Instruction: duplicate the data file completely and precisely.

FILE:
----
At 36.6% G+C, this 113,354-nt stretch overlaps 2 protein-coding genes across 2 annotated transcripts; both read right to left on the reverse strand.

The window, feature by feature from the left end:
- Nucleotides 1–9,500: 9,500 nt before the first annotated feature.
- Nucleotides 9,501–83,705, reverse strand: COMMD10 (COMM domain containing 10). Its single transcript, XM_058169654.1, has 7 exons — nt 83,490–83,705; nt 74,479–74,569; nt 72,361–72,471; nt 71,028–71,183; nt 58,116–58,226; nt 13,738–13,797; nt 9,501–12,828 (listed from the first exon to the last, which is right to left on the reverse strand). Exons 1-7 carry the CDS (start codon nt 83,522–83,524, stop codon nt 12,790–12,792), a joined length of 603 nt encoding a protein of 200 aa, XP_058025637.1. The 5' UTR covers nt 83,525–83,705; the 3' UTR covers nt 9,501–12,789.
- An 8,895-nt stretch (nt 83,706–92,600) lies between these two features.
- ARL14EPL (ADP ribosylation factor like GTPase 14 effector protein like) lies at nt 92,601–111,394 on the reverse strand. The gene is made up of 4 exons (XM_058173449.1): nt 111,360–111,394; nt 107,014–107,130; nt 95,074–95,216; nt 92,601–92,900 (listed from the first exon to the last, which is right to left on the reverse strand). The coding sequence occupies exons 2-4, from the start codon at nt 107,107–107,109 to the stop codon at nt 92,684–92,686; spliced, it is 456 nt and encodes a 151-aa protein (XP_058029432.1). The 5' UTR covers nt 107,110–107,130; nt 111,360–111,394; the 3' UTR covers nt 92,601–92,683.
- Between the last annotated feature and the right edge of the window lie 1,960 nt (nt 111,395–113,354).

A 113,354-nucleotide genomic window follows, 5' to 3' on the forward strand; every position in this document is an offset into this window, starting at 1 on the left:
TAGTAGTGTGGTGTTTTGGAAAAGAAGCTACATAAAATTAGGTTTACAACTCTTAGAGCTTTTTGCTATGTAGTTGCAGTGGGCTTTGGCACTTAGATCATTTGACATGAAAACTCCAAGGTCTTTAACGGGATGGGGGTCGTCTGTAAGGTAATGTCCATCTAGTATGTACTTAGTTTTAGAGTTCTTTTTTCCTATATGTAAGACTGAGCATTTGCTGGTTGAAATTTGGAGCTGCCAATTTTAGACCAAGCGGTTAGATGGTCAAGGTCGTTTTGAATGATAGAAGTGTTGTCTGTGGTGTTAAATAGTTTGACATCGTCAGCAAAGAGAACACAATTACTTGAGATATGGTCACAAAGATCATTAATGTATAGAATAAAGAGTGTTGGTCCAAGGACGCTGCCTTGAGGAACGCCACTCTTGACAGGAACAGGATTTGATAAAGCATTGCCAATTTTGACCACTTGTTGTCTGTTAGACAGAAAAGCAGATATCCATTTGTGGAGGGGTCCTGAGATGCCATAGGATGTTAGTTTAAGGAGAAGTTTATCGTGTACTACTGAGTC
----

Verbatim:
At 36.6% G+C, this 113,354-nt stretch overlaps 2 protein-coding genes across 2 annotated transcripts; both read right to left on the reverse strand.

The window, feature by feature from the left end:
- Nucleotides 1–9,500: 9,500 nt before the first annotated feature.
- Nucleotides 9,501–83,705, reverse strand: COMMD10 (COMM domain containing 10). Its single transcript, XM_058169654.1, has 7 exons — nt 83,490–83,705; nt 74,479–74,569; nt 72,361–72,471; nt 71,028–71,183; nt 58,116–58,226; nt 13,738–13,797; nt 9,501–12,828 (listed from the first exon to the last, which is right to left on the reverse strand). Exons 1-7 carry the CDS (start codon nt 83,522–83,524, stop codon nt 12,790–12,792), a joined length of 603 nt encoding a protein of 200 aa, XP_058025637.1. The 5' UTR covers nt 83,525–83,705; the 3' UTR covers nt 9,501–12,789.
- An 8,895-nt stretch (nt 83,706–92,600) lies between these two features.
- ARL14EPL (ADP ribosylation factor like GTPase 14 effector protein like) lies at nt 92,601–111,394 on the reverse strand. The gene is made up of 4 exons (XM_058173449.1): nt 111,360–111,394; nt 107,014–107,130; nt 95,074–95,216; nt 92,601–92,900 (listed from the first exon to the last, which is right to left on the reverse strand). The coding sequence occupies exons 2-4, from the start codon at nt 107,107–107,109 to the stop codon at nt 92,684–92,686; spliced, it is 456 nt and encodes a 151-aa protein (XP_058029432.1). The 5' UTR covers nt 107,110–107,130; nt 111,360–111,394; the 3' UTR covers nt 92,601–92,683.
- Between the last annotated feature and the right edge of the window lie 1,960 nt (nt 111,395–113,354).

A 113,354-nucleotide genomic window follows, 5' to 3' on the forward strand; every position in this document is an offset into this window, starting at 1 on the left:
TAGTAGTGTGGTGTTTTGGAAAAGAAGCTACATAAAATTAGGTTTACAACTCTTAGAGCTTTTTGCTATGTAGTTGCAGTGGGCTTTGGCACTTAGATCATTTGACATGAAAACTCCAAGGTCTTTAACGGGATGGGGGTCGTCTGTAAGGTAATGTCCATCTAGTATGTACTTAGTTTTAGAGTTCTTTTTTCCTATATGTAAGACTGAGCATTTGCTGGTTGAAATTTGGAGCTGCCAATTTTAGACCAAGCGGTTAGATGGTCAAGGTCGTTTTGAATGATAGAAGTGTTGTCTGTGGTGTTAAATAGTTTGACATCGTCAGCAAAGAGAACACAATTACTTGAGATATGGTCACAAAGATCATTAATGTATAGAATAAAGAGTGTTGGTCCAAGGACGCTGCCTTGAGGAACGCCACTCTTGACAGGAACAGGATTTGATAAAGCATTGCCAATTTTGACCACTTGTTGTCTGTTAGACAGAAAAGCAGATATCCATTTGTGGAGGGGTCCTGAGATGCCATAGGATGTTAGTTTAAGGAGAAGTTTATCGTGTACTACTGAGTC